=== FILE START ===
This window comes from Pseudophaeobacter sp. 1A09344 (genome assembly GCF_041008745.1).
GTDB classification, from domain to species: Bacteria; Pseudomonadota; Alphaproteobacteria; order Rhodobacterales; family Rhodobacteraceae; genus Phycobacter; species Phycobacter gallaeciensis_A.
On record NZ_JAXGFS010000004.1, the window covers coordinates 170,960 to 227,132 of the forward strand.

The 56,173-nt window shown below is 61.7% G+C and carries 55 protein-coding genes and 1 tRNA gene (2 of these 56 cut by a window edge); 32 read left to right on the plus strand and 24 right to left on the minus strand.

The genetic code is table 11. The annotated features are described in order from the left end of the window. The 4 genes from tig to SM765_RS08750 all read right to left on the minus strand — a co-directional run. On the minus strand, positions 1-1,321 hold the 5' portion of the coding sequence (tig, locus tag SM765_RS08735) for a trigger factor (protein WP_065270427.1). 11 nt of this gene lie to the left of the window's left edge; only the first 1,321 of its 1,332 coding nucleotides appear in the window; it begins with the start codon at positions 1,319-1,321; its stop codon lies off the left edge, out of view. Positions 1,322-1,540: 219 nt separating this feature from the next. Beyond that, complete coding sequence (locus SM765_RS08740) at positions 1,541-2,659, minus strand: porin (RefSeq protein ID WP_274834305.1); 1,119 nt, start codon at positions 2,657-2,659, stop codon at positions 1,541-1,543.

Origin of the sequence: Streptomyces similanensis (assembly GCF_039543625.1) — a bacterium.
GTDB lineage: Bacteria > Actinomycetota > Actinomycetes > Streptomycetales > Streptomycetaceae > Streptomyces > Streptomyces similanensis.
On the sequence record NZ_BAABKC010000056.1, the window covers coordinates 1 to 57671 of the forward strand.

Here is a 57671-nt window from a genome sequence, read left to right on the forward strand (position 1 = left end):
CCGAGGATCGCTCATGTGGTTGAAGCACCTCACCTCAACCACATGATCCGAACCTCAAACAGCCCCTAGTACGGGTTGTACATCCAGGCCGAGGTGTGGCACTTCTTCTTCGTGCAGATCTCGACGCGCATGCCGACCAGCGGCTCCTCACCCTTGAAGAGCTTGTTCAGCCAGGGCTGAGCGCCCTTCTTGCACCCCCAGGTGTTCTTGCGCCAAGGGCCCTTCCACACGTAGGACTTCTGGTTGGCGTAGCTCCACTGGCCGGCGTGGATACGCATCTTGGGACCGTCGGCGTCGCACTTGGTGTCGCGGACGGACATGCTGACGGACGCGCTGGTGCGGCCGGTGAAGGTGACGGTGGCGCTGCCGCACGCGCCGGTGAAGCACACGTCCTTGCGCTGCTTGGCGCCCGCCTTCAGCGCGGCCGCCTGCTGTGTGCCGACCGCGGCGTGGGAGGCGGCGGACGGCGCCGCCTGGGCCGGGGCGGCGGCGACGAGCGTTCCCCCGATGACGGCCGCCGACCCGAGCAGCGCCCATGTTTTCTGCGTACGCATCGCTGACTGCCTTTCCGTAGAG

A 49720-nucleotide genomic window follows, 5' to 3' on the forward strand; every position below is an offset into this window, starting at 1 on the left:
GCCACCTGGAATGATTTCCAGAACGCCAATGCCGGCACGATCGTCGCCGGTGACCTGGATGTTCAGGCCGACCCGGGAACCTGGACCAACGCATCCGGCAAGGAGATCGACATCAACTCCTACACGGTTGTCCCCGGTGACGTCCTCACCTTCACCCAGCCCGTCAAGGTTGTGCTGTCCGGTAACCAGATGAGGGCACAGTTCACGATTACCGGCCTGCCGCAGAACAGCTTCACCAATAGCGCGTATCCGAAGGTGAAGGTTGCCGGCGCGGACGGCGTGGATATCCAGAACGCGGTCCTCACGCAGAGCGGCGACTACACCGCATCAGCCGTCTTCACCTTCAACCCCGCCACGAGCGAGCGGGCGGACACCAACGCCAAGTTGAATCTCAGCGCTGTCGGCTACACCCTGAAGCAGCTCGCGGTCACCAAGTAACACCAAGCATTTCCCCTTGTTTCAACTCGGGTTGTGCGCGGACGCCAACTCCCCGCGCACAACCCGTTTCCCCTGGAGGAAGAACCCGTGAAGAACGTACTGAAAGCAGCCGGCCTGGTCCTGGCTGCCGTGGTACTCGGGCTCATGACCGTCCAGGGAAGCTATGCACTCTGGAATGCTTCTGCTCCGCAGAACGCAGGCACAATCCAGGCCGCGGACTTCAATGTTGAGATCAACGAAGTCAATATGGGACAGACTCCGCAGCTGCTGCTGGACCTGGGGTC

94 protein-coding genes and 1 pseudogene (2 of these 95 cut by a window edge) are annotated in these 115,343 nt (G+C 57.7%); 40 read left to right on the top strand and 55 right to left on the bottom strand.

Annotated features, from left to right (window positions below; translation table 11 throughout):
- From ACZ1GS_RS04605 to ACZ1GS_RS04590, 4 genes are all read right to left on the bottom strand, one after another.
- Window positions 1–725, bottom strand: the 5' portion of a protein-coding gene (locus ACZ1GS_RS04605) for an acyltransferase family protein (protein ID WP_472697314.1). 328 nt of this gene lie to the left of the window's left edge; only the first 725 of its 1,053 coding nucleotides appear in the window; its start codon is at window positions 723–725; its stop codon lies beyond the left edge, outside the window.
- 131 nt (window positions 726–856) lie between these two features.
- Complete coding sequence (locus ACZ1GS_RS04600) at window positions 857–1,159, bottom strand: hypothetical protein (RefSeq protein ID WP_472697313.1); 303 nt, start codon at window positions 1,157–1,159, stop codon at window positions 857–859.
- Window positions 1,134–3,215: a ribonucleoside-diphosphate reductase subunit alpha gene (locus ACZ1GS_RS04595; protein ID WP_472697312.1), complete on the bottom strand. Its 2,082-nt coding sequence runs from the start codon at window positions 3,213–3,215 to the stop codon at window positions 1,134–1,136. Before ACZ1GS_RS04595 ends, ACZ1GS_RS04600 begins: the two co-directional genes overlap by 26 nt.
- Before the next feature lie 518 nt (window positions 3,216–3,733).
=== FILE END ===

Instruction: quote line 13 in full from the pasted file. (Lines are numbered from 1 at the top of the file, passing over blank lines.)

94 protein-coding genes and 1 pseudogene (2 of these 95 cut by a window edge) are annotated in these 115,343 nt (G+C 57.7%); 40 read left to right on the top strand and 55 right to left on the bottom strand.